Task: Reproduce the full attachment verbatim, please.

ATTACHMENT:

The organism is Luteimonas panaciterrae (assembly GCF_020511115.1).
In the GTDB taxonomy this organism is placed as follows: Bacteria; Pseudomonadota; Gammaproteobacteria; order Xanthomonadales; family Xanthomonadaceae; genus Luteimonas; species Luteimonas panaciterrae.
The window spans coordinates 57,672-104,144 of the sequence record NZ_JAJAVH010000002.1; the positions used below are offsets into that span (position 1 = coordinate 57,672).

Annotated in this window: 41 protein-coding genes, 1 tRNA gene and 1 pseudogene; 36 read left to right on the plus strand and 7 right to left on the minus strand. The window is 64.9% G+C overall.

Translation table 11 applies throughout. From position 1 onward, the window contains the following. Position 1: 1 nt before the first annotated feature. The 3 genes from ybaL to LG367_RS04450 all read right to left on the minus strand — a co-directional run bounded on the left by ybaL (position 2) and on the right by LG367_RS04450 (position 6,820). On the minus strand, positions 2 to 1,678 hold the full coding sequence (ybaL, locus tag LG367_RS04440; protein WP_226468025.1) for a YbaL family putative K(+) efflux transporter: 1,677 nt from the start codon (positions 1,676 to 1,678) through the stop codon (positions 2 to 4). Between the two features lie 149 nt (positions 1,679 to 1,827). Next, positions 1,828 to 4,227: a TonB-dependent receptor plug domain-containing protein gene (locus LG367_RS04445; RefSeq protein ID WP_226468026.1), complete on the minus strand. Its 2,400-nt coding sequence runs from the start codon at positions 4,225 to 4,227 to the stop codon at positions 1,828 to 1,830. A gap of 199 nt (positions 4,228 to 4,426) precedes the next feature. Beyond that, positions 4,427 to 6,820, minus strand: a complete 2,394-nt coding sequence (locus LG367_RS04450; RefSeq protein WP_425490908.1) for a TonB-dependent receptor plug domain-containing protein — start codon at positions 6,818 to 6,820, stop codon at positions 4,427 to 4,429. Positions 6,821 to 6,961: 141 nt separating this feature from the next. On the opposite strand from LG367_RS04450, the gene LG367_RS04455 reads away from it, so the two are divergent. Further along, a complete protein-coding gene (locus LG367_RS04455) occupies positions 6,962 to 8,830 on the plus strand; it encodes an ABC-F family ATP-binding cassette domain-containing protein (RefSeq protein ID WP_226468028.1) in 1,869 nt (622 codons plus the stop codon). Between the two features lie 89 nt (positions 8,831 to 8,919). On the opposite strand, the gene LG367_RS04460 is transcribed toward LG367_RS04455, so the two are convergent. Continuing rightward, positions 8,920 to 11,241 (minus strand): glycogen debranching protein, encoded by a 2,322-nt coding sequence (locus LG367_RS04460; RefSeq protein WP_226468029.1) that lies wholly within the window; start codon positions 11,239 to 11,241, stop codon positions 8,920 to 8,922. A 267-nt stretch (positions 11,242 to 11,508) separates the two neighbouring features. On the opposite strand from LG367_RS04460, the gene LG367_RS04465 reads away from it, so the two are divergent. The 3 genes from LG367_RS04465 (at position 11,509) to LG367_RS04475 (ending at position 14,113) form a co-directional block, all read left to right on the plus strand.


The organism is Luteimonas panaciterrae (assembly GCF_020511115.1).
In the GTDB taxonomy this organism is placed as follows: Bacteria; Pseudomonadota; Gammaproteobacteria; order Xanthomonadales; family Xanthomonadaceae; genus Luteimonas; species Luteimonas panaciterrae.
The window spans coordinates 57,672-104,144 of the sequence record NZ_JAJAVH010000002.1; the positions used below are offsets into that span (position 1 = coordinate 57,672).

Annotated in this window: 41 protein-coding genes, 1 tRNA gene and 1 pseudogene; 36 read left to right on the plus strand and 7 right to left on the minus strand. The window is 64.9% G+C overall.

Translation table 11 applies throughout. From position 1 onward, the window contains the following. Position 1: 1 nt before the first annotated feature. The 3 genes from ybaL to LG367_RS04450 all read right to left on the minus strand — a co-directional run bounded on the left by ybaL (position 2) and on the right by LG367_RS04450 (position 6,820). On the minus strand, positions 2 to 1,678 hold the full coding sequence (ybaL, locus tag LG367_RS04440; protein WP_226468025.1) for a YbaL family putative K(+) efflux transporter: 1,677 nt from the start codon (positions 1,676 to 1,678) through the stop codon (positions 2 to 4). Between the two features lie 149 nt (positions 1,679 to 1,827). Next, positions 1,828 to 4,227: a TonB-dependent receptor plug domain-containing protein gene (locus LG367_RS04445; RefSeq protein ID WP_226468026.1), complete on the minus strand. Its 2,400-nt coding sequence runs from the start codon at positions 4,225 to 4,227 to the stop codon at positions 1,828 to 1,830. A gap of 199 nt (positions 4,228 to 4,426) precedes the next feature. Beyond that, positions 4,427 to 6,820, minus strand: a complete 2,394-nt coding sequence (locus LG367_RS04450; RefSeq protein WP_425490908.1) for a TonB-dependent receptor plug domain-containing protein — start codon at positions 6,818 to 6,820, stop codon at positions 4,427 to 4,429. Positions 6,821 to 6,961: 141 nt separating this feature from the next. On the opposite strand from LG367_RS04450, the gene LG367_RS04455 reads away from it, so the two are divergent. Further along, a complete protein-coding gene (locus LG367_RS04455) occupies positions 6,962 to 8,830 on the plus strand; it encodes an ABC-F family ATP-binding cassette domain-containing protein (RefSeq protein ID WP_226468028.1) in 1,869 nt (622 codons plus the stop codon). Between the two features lie 89 nt (positions 8,831 to 8,919). On the opposite strand, the gene LG367_RS04460 is transcribed toward LG367_RS04455, so the two are convergent. Continuing rightward, positions 8,920 to 11,241 (minus strand): glycogen debranching protein, encoded by a 2,322-nt coding sequence (locus LG367_RS04460; RefSeq protein WP_226468029.1) that lies wholly within the window; start codon positions 11,239 to 11,241, stop codon positions 8,920 to 8,922. A 267-nt stretch (positions 11,242 to 11,508) separates the two neighbouring features. On the opposite strand from LG367_RS04460, the gene LG367_RS04465 reads away from it, so the two are divergent. The 3 genes from LG367_RS04465 (at position 11,509) to LG367_RS04475 (ending at position 14,113) form a co-directional block, all read left to right on the plus strand.